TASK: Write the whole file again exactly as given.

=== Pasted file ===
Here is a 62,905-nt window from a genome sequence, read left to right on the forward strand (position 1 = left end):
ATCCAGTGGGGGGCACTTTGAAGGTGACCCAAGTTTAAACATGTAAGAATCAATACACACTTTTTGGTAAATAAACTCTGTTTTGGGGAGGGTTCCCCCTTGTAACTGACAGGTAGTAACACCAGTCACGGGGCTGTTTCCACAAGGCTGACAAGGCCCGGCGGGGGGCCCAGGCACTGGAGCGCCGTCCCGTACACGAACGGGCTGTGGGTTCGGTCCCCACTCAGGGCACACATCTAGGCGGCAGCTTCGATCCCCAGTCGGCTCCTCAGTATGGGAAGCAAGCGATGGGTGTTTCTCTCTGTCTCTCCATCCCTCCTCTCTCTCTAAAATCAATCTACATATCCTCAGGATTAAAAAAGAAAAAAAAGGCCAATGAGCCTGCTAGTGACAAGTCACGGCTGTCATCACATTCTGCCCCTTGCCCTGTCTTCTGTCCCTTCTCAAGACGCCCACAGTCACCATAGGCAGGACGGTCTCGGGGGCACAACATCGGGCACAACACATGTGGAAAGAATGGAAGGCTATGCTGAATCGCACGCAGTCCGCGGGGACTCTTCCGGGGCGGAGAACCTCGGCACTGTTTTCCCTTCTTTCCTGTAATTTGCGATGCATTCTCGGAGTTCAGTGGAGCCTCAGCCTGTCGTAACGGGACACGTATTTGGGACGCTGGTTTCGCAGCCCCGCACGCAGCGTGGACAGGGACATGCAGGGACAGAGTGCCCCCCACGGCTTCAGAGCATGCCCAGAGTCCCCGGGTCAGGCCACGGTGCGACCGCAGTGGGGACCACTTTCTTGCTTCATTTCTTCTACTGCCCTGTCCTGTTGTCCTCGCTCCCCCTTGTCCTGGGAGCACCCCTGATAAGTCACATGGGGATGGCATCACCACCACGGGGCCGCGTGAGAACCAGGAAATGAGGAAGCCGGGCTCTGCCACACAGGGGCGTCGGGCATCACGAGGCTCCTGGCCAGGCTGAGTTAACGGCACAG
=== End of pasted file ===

Here is a 62,905-nt window from a genome sequence, read left to right on the forward strand (position 1 = left end):
ATCCAGTGGGGGGCACTTTGAAGGTGACCCAAGTTTAAACATGTAAGAATCAATACACACTTTTTGGTAAATAAACTCTGTTTTGGGGAGGGTTCCCCCTTGTAACTGACAGGTAGTAACACCAGTCACGGGGCTGTTTCCACAAGGCTGACAAGGCCCGGCGGGGGGCCCAGGCACTGGAGCGCCGTCCCGTACACGAACGGGCTGTGGGTTCGGTCCCCACTCAGGGCACACATCTAGGCGGCAGCTTCGATCCCCAGTCGGCTCCTCAGTATGGGAAGCAAGCGATGGGTGTTTCTCTCTGTCTCTCCATCCCTCCTCTCTCTCTAAAATCAATCTACATATCCTCAGGATTAAAAAAGAAAAAAAAGGCCAATGAGCCTGCTAGTGACAAGTCACGGCTGTCATCACATTCTGCCCCTTGCCCTGTCTTCTGTCCCTTCTCAAGACGCCCACAGTCACCATAGGCAGGACGGTCTCGGGGGCACAACATCGGGCACAACACATGTGGAAAGAATGGAAGGCTATGCTGAATCGCACGCAGTCCGCGGGGACTCTTCCGGGGCGGAGAACCTCGGCACTGTTTTCCCTTCTTTCCTGTAATTTGCGATGCATTCTCGGAGTTCAGTGGAGCCTCAGCCTGTCGTAACGGGACACGTATTTGGGACGCTGGTTTCGCAGCCCCGCACGCAGCGTGGACAGGGACATGCAGGGACAGAGTGCCCCCCACGGCTTCAGAGCATGCCCAGAGTCCCCGGGTCAGGCCACGGTGCGACCGCAGTGGGGACCACTTTCTTGCTTCATTTCTTCTACTGCCCTGTCCTGTTGTCCTCGCTCCCCCTTGTCCTGGGAGCACCCCTGATAAGTCACATGGGGATGGCATCACCACCACGGGGCCGCGTGAGAACCAGGAAATGAGGAAGCCGGGCTCTGCCACACAGGGGCGTCGGGCATCACGAGGCTCCTGGCCAGGCTGAGTTAACGGCACAG